By: Thomas D. Mooney
Typically, you know it’s going to be a memorable night when you end up getting a chipped tooth. Last time the Wheeler Brothers were in town, Tyler Wheeler, experienced this firsthand while out in the crowd at The Blue Light. Although I’m sure it’s a memory and feeling that Tyler won’t forget any time soon, I’m even more positive that it’s a night that The Blue Light crowd (and Lubbock in general) will remember even longer.
As people piled into the building to see Emory Quinn later that night, they were treated with one of the best bands to grace the stage in the Wheeler Brothers (and we all know there’s been some greats).
Charmed. That’s essentially what they left the crowd.
What started out as a somewhat hesitant crowd turns into one charmed by the captivating up-and-coming Austinites. A few songs in, you know they have some promise with that balance of alt-country/folk, rock, and pop-sense.
They craft songs in the same fashion as alt-country media darlings Wilco and The Jayhawks, especially on songs such as “Portraits,” “Save the Nightly,” and “Home For the Holidays.” In saying that, there’s definitely a “rough” and whiskey-shooting, barnstorming streak in the band’s music.
They’re definitely been able to relate to numerous and varying crowds.
After their show, I told them, that without a doubt, they won over the crowd rather easily with their blend of twangy rock’n’roll and rootsy Americana. You could see faces in the crowd that just really wanted more.
Earlier that afternoon, we met up to shoot what would become New Slang’s first Under the Influence band and to discuss the band’s future and recent success.
The Wheeler Brothers will be back in Lubbock on Saturday December 3 with The Dirty River Boys at The Blue Light.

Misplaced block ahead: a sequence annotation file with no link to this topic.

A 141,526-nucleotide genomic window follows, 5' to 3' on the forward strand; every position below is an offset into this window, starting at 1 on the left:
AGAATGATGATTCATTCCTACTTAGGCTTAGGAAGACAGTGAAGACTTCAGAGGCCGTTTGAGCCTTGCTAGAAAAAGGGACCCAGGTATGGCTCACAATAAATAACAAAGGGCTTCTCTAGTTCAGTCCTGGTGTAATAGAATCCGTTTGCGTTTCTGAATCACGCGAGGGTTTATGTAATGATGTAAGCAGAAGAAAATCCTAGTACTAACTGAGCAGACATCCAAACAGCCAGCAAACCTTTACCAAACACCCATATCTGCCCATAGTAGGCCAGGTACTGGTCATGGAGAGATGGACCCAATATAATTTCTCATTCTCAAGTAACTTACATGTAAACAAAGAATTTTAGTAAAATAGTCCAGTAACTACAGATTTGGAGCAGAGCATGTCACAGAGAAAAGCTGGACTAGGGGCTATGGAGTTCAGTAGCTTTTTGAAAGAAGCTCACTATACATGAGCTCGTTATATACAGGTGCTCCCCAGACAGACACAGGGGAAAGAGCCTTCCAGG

New Slang: What’s been going on the past few months? Have you guys seen a huge rise in fan totals (Their debut “Portraits” was released in late June)?
Patrick Wheeler: Umm…no not really. Seems like it can be hit or miss. Sometimes we will play a show and I’m like “Wow, eleven-hundred people showed up.” And other times, 25, 50. But it all has different dynamics. Sometimes you’ll go and play in front of 50 or 60 people and it’ll be a really awesome show because it was a small venue and you’re crammed in there. It’s interesting.
Nolan Wheeler: We were on tour in August, playing around 18 dates. We were gone the whole month through Colorado, up through the Midwest, Chicago, New York City, back down the coast, and eventually back into the hill country in Texas.
NS: As far as fans go, what are some of the huge differences among those different regions?
NW: The biggest difference was when we went through Colorado. Definitely more of a tie-dyed kind of crowd when you look out into the audience. A lot of Grateful Dead t-shirts. That’d be the biggest difference, but we’ve been lucky, especially for our first time to go outside of Texas. We did pretty well in Colorado and Chicago. And of course in Ohio, where most of our family is from.
Danny Matthews: We really loved Colorado, but we were kind of nervous since it’s really a jam-based community. And that’s great–we love that too. We have just enough twang, just enough of it, where they were open with it.
A.J. Molyneaux: We did one show in Iowa, which I think was a great example of the total opposite of what we’re used to. In Austin, we’ll have these huge parties and get a great crowd out. Our fans really come out and everyone is pretty well boozed up. Well this show in Iowa and it was at this art collective and it was no alcohol on the premises. It was supposed to be a real clean environment. Everyone was seated. It was the first show we had ever played where no one was standing. But, they really dug it. And, I guess they didn’t need the social lubrication of booze, so I think it was a testament to ourselves. Not to toot our horn [laughs].
NS: Has there been a moment so far where you guys go “Wow, this is really working. We can make a real career out of this band thing.”
PW: Small wins. I think it’s been small wins so far.